Opening ceremonies attract thousands despite weather

Gracie Hays
a & e editor

Despite the 20 degree temperature, HBO estimated 400,000 people gathered in front of the Lincoln Memorial in Washington D.C. and stood for six hours to witness the opening ceremonies of President Barack Obama’s Inauguration, which proved to be worth withstanding the cold combined with frigid winds.

The lineup of the concert was a motley crew, featuring on-stage collaborations from artists such as Shakira, Usher and Stevie Wonder, who together sang Wonder’s 1973 hit “Higher Ground.” Eclectic performance combinations, like this which crossed genre, age and race barriers, seemed fittingly appropriate given the ceremony’s title: “We Are One.” Nonetheless, there were times when artist combinations on stage were so random that the performance seemed forced and unnatural, resembling an awkward teen mixer.

Soul singer Bettye LaVette and rock singer Jon Bon Jovi’s duet of Sam Cooke’s famous song which has come to represent the ’60s civil rights movement “A Change Is Gonna Come” exemplified one of the staging faux pas of the afternoon. Although LaVette was able to convey a balance of both pain and hope in her singing, Bon Jovi’s lack of range diminished the stirring, heart wrenching effects Cooke’s original recording provided. The two singers traded off singing verses, yet it seemed that just as LaVette started to hit the right notes and point the song back in the right direction, her verse would end and Bon Jovi would continue to water down each word as though the song was a cheesy commercial jingle over the radio. The conflicting styles of singing during the performance created a sort of vocal tug-o-war on stage for listeners in the crowd.

The strongest performances came from artists such as Bruce Springsteen and John Mellencamp who were given the opportunity to play their own songs without the accompaniment of mismatched artists. Because those that sang covers mainly did so without tweaking their tonal style to fit the song, the listener was often left the original artist was performing or that the performer would simply sing his/her own song.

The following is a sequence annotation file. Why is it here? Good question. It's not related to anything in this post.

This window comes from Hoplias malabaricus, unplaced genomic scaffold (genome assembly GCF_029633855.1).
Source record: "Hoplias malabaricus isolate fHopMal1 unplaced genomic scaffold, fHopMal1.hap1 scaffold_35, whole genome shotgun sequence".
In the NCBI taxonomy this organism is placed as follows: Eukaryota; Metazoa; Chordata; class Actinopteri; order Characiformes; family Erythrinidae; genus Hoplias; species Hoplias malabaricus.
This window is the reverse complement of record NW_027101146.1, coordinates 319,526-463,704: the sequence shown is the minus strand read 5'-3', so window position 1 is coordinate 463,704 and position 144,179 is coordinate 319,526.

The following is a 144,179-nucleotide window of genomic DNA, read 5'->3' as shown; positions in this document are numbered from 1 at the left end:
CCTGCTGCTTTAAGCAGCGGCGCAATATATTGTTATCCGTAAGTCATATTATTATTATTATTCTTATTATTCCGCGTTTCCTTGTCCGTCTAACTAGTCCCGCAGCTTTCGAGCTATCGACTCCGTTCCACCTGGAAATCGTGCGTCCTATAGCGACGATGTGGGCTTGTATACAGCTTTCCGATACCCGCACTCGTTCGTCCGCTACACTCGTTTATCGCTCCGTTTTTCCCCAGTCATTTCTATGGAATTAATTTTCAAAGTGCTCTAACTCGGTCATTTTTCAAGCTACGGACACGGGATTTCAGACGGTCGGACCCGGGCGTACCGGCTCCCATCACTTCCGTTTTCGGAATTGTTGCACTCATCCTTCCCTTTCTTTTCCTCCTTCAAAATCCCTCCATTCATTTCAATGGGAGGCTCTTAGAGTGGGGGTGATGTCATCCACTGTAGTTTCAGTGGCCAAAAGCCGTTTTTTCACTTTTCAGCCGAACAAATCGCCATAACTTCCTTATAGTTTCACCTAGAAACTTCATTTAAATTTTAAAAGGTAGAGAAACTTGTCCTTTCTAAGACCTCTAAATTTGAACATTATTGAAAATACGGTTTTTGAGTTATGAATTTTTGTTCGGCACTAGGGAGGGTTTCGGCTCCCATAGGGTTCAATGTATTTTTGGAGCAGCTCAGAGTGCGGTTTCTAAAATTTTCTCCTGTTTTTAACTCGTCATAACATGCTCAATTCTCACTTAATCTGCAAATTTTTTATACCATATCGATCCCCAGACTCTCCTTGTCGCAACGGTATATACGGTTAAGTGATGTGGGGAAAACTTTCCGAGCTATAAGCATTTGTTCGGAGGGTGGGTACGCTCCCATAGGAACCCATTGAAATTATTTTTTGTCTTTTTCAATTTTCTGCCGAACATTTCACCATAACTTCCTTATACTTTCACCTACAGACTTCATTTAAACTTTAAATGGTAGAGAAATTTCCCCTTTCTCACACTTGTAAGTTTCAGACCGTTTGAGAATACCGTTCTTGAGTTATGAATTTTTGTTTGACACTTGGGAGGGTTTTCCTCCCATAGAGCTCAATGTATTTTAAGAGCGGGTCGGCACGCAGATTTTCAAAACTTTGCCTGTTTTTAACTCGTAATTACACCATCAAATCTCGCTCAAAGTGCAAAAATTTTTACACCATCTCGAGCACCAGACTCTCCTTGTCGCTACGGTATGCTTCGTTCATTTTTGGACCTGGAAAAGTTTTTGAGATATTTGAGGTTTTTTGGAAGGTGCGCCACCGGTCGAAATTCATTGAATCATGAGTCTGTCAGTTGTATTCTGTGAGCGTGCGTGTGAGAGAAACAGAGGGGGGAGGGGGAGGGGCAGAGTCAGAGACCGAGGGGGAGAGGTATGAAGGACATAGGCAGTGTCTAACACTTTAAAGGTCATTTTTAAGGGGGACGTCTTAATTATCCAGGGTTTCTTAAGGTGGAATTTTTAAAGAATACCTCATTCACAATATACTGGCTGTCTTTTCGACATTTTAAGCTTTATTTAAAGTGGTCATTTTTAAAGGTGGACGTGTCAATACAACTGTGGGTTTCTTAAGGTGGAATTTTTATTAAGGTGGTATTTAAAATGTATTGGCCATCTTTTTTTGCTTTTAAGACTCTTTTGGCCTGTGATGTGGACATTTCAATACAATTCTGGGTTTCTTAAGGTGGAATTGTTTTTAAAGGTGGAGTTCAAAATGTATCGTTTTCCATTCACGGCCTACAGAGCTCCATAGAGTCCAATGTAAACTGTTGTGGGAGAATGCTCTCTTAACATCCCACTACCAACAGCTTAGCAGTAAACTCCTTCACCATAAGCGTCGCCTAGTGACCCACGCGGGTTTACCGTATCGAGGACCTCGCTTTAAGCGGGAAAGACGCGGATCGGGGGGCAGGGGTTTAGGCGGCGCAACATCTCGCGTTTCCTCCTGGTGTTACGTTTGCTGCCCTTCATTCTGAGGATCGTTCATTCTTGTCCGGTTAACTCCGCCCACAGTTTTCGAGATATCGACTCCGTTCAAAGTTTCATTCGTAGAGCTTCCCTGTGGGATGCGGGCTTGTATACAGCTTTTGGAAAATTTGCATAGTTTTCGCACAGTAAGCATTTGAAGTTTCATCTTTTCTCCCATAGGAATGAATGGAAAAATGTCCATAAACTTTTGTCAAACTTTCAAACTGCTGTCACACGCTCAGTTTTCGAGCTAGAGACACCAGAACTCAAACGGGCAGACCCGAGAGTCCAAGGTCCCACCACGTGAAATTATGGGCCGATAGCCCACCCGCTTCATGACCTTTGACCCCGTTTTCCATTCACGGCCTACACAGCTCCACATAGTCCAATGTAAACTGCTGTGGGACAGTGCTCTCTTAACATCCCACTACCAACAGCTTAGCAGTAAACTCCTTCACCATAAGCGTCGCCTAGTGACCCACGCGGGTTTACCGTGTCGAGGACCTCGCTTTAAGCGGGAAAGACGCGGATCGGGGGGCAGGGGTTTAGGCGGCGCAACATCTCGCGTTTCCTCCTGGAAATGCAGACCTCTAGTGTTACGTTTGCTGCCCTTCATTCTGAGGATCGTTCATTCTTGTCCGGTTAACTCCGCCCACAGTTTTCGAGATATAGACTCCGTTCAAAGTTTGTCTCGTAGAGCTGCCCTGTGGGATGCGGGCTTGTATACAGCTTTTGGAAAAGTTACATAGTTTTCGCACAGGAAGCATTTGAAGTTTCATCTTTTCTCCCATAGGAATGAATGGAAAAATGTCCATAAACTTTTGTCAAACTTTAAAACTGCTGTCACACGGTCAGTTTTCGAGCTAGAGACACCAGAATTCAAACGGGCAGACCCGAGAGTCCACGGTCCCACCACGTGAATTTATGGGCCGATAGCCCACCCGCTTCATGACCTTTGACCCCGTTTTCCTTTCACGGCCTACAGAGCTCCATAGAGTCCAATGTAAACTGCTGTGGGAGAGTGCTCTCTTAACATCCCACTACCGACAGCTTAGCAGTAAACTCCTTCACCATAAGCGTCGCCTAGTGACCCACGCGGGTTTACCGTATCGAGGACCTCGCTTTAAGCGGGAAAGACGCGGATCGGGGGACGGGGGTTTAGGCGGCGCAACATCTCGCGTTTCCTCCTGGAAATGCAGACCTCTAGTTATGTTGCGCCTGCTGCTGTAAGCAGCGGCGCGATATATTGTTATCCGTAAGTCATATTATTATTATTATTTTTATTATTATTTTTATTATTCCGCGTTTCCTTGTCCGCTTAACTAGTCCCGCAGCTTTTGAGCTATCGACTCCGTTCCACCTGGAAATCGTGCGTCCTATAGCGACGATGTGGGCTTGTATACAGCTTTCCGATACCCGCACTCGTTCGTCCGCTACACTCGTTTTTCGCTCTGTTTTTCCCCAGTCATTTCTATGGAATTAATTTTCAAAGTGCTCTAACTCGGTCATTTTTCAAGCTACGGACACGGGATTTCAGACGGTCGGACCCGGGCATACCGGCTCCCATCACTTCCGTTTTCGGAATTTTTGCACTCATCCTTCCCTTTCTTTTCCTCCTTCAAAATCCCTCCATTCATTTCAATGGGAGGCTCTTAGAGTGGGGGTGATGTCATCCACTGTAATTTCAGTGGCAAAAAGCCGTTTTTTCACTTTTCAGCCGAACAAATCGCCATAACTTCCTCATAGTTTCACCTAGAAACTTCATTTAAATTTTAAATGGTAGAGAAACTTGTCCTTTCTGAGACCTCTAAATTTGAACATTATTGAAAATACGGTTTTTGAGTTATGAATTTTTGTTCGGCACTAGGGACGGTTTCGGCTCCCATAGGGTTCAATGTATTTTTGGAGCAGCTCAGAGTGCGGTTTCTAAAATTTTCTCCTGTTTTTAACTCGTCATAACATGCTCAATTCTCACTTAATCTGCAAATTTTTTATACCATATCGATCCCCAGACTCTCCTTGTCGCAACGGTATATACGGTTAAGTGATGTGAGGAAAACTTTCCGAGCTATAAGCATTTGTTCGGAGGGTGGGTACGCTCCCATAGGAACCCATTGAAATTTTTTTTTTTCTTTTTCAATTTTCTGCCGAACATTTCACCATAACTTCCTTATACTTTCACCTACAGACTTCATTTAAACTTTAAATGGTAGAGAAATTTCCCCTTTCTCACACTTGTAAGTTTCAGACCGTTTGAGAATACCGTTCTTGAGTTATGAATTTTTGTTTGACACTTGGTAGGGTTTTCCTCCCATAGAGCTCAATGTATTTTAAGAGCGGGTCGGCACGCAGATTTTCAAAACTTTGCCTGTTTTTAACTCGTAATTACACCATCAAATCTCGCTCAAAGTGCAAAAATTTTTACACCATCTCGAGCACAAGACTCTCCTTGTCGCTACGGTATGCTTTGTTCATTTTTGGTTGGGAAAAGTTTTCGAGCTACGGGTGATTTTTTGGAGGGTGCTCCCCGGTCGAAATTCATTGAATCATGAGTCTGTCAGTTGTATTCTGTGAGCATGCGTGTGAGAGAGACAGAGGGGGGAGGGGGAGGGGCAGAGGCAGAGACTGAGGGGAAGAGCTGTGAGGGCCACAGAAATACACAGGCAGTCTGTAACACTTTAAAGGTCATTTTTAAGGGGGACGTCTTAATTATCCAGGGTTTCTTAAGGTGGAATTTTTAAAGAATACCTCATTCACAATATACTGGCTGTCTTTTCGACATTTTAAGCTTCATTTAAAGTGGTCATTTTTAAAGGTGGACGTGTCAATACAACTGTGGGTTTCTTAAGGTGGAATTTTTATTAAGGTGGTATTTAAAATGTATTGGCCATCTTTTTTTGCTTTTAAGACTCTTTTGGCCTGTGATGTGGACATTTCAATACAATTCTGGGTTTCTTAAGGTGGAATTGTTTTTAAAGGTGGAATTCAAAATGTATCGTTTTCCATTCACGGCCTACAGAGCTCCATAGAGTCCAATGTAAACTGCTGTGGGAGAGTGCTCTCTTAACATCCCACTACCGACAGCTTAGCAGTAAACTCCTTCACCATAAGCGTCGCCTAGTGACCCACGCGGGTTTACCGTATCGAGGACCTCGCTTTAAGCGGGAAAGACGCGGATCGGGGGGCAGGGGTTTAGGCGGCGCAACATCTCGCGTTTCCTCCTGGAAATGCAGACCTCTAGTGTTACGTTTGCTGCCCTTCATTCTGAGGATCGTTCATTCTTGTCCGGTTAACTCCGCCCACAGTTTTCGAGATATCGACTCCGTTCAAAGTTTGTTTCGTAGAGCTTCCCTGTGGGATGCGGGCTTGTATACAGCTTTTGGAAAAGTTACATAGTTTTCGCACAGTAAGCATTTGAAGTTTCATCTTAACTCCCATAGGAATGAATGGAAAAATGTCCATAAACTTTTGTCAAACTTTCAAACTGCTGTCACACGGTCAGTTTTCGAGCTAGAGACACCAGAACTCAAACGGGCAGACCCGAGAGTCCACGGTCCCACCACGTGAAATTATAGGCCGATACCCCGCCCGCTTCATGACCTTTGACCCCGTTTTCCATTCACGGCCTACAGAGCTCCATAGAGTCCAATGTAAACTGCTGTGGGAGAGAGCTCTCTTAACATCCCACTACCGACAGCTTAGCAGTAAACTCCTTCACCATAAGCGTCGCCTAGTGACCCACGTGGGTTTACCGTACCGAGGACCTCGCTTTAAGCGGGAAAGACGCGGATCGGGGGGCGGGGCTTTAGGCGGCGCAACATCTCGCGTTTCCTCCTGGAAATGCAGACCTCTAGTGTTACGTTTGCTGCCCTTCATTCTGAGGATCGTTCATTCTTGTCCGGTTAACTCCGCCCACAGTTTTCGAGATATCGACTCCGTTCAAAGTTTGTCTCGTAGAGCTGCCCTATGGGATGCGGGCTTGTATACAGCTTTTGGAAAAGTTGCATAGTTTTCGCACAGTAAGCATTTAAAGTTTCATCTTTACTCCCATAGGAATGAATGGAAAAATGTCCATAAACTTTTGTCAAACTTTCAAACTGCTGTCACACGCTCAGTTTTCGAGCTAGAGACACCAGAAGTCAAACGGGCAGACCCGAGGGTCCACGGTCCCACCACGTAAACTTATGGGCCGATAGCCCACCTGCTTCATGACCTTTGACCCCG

That said, country singer Garth Brooks was an exception. In 20 degree weather, Brooks was wearing only a thin, denim jacket, but was still able to get the whole Mall as well as the entire Congressional stand clapping its frozen hands and stomping their near-frostbitten feet with his rendition of “You Make Me Wanna Shout.”

In between musical acts, actors, athletes and musicians — again, crossing both age and race barriers — read quotes from and about civil rights leaders and past presidents, focusing mainly towards Abraham Lincoln because of the location of the concert and the Illinois roots which Mr. Obama shares with the late president. Being a somewhat introverted, melancholy man, it readily became apparent that Lincoln was not a terribly outspoken president when the quotes presented started to resemble one another and collectively lost their significance.

The selection of readers was somewhat perplexing and at times hard to take seriously when comedians were chosen to address topics of race, the economy or the country’s shared values. Perhaps most eyebrow raising, was the appearance of Kal Penn who got his claim to fame playing the role of Kumar in Harold and Kumar Go to White Castle, a film about two stoners who get a bad case of the munchies and as a result travel miles away in an attempt to get cheeseburgers. Having been in no other movies that received as much public attention as White Castle, it seemed curious why the organizers would choose an actor who has become a symbol of America’s drug culture.

In most cases the readers seemed unknowledgeable and seemed to be moved more by the teleprompter than by the historical event itself. Most embarrassing was when a certain actress unknowingly incorrectly told the crowd of thousands that John F. Kennedy was the youngest president.

Ultimately, the feeling of unity was not achieved by the program itself, but by the audience who came to celebrate a new era. The sight of a young black child and a young white child sharing a blanket while waving an American flag seemed to bring Martin Luther King’s “I have a dream” speech full circle.